1. Hi Mike, the Rev.6 boards have the proper caps directly next to the regulator and guess what: The regulator doesn’t even care if there’s a load connected. At some point it just decides to blow. This happened to brand name regulators as well. Even on breakout boards with no load or light loads connected.

      I can’t tell you why exactly, but they sometimes just release magic smoke. The 10R botch resistor gets rid of that problem. Is it textbook design? No. Does it work? Yes.

        1. Thanks for that tip! I tried this and other things with earlier revisions. They blew less often but still did it. I guess my scope wasn’t fast enough to capture the spike (which I think could be the same in my circuit). What I saw were voltage overshooting at the output, this is why there’s a 5V6 zener in the 5V rail.

          Problem was the uC fried as well when the regulator released the smoke, that stopped with the zener.

          Cheers, Jan

      1. Some regulators don’t like it when there’s no load. They become unstable, which means they can run into oscillations which quickly overheat the regulator. Consult the data sheet for the recommended minimum load.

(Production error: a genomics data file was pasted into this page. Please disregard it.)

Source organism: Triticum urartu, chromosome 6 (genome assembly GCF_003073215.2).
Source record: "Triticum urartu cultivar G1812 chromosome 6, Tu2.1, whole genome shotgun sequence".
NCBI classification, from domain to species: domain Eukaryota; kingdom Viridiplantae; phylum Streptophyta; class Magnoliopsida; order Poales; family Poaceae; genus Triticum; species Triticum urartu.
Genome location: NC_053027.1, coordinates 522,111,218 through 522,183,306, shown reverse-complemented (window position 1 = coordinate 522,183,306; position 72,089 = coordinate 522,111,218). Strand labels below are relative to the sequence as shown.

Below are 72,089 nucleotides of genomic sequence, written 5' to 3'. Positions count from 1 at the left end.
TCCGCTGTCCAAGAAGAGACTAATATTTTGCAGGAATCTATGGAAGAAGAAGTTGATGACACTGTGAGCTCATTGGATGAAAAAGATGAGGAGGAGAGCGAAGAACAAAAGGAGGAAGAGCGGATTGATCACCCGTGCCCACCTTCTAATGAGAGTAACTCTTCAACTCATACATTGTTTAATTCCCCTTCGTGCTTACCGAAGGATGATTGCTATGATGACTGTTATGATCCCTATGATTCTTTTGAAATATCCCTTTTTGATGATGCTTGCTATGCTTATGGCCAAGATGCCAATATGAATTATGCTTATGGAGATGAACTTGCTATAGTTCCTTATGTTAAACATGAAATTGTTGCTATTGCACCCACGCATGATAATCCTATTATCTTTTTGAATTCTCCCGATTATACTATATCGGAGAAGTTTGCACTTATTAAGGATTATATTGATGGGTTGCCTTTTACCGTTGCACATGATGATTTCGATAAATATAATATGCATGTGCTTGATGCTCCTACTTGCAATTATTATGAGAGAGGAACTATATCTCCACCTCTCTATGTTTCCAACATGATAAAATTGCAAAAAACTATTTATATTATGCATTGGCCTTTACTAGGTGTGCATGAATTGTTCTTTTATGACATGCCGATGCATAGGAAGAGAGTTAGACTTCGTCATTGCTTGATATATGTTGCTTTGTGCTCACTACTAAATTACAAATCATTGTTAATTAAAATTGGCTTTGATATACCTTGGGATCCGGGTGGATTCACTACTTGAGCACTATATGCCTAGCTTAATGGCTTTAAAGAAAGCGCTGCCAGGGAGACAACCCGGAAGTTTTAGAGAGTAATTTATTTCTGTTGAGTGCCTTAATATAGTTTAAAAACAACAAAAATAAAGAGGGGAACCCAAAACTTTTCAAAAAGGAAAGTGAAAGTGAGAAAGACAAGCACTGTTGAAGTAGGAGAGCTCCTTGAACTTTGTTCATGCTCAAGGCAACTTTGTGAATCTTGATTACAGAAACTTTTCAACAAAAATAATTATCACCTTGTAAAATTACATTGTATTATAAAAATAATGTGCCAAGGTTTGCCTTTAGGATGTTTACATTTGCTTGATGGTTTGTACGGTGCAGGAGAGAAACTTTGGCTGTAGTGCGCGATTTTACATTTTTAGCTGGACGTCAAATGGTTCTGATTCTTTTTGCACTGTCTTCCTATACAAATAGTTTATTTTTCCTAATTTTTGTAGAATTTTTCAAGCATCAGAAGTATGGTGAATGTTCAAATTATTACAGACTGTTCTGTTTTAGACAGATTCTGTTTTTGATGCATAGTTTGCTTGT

Secondly, if you drive a reactive load such as a motor or a speaker coil, the output side of the regulator can jump above the input, and LDO regulators really don’t like that. They get damaged rapidly, which is why it’s a common practice to put a diode from output to input, to limit the amount of reverse over-potential.

        1. The reason:

          “Usually a linear regulator will require a minimum load current to maintain regulation, the reason being a typical linear regulator cannot sink current, only source it. Since there are usually other control currents that flow to the output pin, then even with the pass element off if there is no load the output voltage can rise above it’s desired voltage because there is “nowhere for the current to go”.”